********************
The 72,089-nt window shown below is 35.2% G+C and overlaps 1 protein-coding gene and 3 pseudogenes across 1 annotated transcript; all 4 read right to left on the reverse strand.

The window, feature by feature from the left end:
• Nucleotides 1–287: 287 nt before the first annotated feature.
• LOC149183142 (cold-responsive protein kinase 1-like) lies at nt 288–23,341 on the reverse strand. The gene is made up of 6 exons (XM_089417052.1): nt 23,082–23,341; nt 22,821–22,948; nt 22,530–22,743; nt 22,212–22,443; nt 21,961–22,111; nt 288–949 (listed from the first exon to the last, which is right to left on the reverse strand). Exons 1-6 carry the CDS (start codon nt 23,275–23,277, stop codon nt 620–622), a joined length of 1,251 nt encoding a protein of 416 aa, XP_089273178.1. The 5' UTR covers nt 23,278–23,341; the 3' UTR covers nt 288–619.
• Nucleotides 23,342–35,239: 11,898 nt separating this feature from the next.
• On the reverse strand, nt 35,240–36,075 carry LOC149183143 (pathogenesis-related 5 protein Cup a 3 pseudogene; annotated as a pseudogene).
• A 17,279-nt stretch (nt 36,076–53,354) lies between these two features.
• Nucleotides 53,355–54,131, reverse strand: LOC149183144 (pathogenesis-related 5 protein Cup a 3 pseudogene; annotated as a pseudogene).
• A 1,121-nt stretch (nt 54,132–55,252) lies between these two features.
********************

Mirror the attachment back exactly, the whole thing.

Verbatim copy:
The 72,089-nt window shown below is 35.2% G+C and overlaps 1 protein-coding gene and 3 pseudogenes across 1 annotated transcript; all 4 read right to left on the reverse strand.

The window, feature by feature from the left end:
• Nucleotides 1–287: 287 nt before the first annotated feature.
• LOC149183142 (cold-responsive protein kinase 1-like) lies at nt 288–23,341 on the reverse strand. The gene is made up of 6 exons (XM_089417052.1): nt 23,082–23,341; nt 22,821–22,948; nt 22,530–22,743; nt 22,212–22,443; nt 21,961–22,111; nt 288–949 (listed from the first exon to the last, which is right to left on the reverse strand). Exons 1-6 carry the CDS (start codon nt 23,275–23,277, stop codon nt 620–622), a joined length of 1,251 nt encoding a protein of 416 aa, XP_089273178.1. The 5' UTR covers nt 23,278–23,341; the 3' UTR covers nt 288–619.
• Nucleotides 23,342–35,239: 11,898 nt separating this feature from the next.
• On the reverse strand, nt 35,240–36,075 carry LOC149183143 (pathogenesis-related 5 protein Cup a 3 pseudogene; annotated as a pseudogene).
• A 17,279-nt stretch (nt 36,076–53,354) lies between these two features.
• Nucleotides 53,355–54,131, reverse strand: LOC149183144 (pathogenesis-related 5 protein Cup a 3 pseudogene; annotated as a pseudogene).
• A 1,121-nt stretch (nt 54,132–55,252) lies between these two features.